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INS Deadline Nears for Hondurans, Nicaraguans in Southland

Immigrants: Thousands got legal status due to hurricane damage back home. But they must reapply by July 2.


Thousands of Honduran and Nicaraguan citizens living in Southern California have less than two weeks to extend their temporary legal status.

The Immigration and Naturalization Service granted them "temporary protected status" after Hurricane Mitch ravaged Central America in 1998, ruining croplands and killing thousands.

That status would have expired July 5. But in May, the INS extended it one year, but only for those who reapply by July 2.

About 80,000 people nationwide qualify for protected status, although only about 10,000 have re-registered, said Francisco Arcaute, an INS spokesman in Los Angeles.

Local advocacy groups are concerned that many eligible residents will wait too long to renew their protected status applications. Those who never applied also have until July 2 to do so. All applicants must show that they have lived in the United States since Jan. 5, 1999.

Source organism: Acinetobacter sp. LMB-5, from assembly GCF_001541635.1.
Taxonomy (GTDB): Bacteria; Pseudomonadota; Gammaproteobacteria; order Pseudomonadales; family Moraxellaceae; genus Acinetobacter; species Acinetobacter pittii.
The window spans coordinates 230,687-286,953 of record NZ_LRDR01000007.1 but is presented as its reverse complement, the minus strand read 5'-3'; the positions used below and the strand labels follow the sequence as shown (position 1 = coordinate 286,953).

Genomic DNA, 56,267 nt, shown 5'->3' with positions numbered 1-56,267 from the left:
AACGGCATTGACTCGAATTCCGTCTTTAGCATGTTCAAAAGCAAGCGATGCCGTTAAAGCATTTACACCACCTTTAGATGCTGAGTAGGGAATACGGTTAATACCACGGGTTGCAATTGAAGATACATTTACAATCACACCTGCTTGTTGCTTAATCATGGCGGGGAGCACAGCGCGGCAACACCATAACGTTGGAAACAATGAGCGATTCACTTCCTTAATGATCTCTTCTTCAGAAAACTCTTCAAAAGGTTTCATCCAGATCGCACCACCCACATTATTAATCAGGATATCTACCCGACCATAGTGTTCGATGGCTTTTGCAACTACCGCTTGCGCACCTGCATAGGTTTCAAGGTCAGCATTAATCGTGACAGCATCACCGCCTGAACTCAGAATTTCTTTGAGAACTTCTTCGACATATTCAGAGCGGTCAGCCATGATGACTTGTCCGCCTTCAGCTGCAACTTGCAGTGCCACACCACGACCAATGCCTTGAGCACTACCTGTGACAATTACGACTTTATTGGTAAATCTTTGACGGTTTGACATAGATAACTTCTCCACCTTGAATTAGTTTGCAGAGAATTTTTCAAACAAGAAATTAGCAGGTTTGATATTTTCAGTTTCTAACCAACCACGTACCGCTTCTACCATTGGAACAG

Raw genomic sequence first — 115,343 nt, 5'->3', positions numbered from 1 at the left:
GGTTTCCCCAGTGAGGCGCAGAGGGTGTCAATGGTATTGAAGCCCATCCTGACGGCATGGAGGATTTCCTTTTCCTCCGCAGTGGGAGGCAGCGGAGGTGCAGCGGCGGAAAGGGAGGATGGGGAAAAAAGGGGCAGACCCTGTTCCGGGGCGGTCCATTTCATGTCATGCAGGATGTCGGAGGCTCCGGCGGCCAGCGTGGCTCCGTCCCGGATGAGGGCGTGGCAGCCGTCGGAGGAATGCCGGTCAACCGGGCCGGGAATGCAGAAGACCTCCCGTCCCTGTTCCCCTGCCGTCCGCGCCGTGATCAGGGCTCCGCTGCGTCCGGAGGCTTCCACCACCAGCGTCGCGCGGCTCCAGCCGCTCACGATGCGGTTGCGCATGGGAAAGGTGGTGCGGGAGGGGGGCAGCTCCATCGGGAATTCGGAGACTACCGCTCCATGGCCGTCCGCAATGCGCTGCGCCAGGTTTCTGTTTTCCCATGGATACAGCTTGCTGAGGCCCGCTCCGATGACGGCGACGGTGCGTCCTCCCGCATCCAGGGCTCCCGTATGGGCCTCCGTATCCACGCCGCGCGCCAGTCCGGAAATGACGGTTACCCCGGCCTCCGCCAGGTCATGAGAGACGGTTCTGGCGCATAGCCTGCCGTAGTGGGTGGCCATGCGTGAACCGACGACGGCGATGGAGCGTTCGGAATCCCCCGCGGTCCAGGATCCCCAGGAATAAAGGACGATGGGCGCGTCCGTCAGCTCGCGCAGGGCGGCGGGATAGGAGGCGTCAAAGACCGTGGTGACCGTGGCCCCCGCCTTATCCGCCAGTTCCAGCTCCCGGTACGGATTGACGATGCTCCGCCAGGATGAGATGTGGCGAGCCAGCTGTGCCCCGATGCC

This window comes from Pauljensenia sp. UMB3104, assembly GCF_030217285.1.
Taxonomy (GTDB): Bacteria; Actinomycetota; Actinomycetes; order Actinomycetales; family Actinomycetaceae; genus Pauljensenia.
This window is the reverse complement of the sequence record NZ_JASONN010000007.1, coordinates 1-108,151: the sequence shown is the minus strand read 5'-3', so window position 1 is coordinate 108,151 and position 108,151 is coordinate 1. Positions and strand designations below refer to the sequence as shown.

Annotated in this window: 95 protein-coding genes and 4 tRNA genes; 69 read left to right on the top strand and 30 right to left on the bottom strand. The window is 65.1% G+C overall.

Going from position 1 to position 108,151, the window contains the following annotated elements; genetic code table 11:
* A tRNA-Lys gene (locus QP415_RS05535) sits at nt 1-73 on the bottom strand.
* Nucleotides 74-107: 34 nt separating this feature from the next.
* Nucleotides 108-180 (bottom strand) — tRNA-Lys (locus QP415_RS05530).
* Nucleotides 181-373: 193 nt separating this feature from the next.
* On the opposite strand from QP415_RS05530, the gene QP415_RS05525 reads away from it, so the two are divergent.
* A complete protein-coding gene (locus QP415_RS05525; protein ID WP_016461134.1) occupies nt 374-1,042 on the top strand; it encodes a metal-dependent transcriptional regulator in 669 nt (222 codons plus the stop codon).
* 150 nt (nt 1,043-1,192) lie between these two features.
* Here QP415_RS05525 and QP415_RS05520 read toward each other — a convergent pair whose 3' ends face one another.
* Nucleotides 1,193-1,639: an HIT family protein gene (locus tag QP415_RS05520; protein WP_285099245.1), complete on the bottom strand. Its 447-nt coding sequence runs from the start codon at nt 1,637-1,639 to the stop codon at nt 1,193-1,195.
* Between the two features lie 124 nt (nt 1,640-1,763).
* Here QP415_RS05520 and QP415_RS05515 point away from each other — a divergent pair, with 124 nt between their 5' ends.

When first offered, the Central American Resource Center helped 500 applicants get protected status, said Legal Director Robert Foss. But many haven't responded to the reminders the center mailed out.

"More than half the people are still out there," Foss said. "We have the resources to help more people than we're helping now."

Julio Cardoza, executive director of Casa Nicaragua in South Gate, said his group has seen fewer people coming in for applications.

Cardoza said he visits Nicaragua four times a year, and almost four years after Hurricane Mitch, there are still few jobs.

Nicaraguans living in the states send home $600 million to $800 million a year, he said. The money that they and Hondurans funnel home is reason enough to grant the communities temporary legal status, he said.

"Remittances more than dwarf any kind of foreign aid," he said. "It's something that the U.S. can do that doesn't come out of the Treasury."

Renewal applications are available on the Internet ( and through the INS at 1-800-870-3676.

They must be postmarked by July 2; local INS offices will not accept the extension forms.

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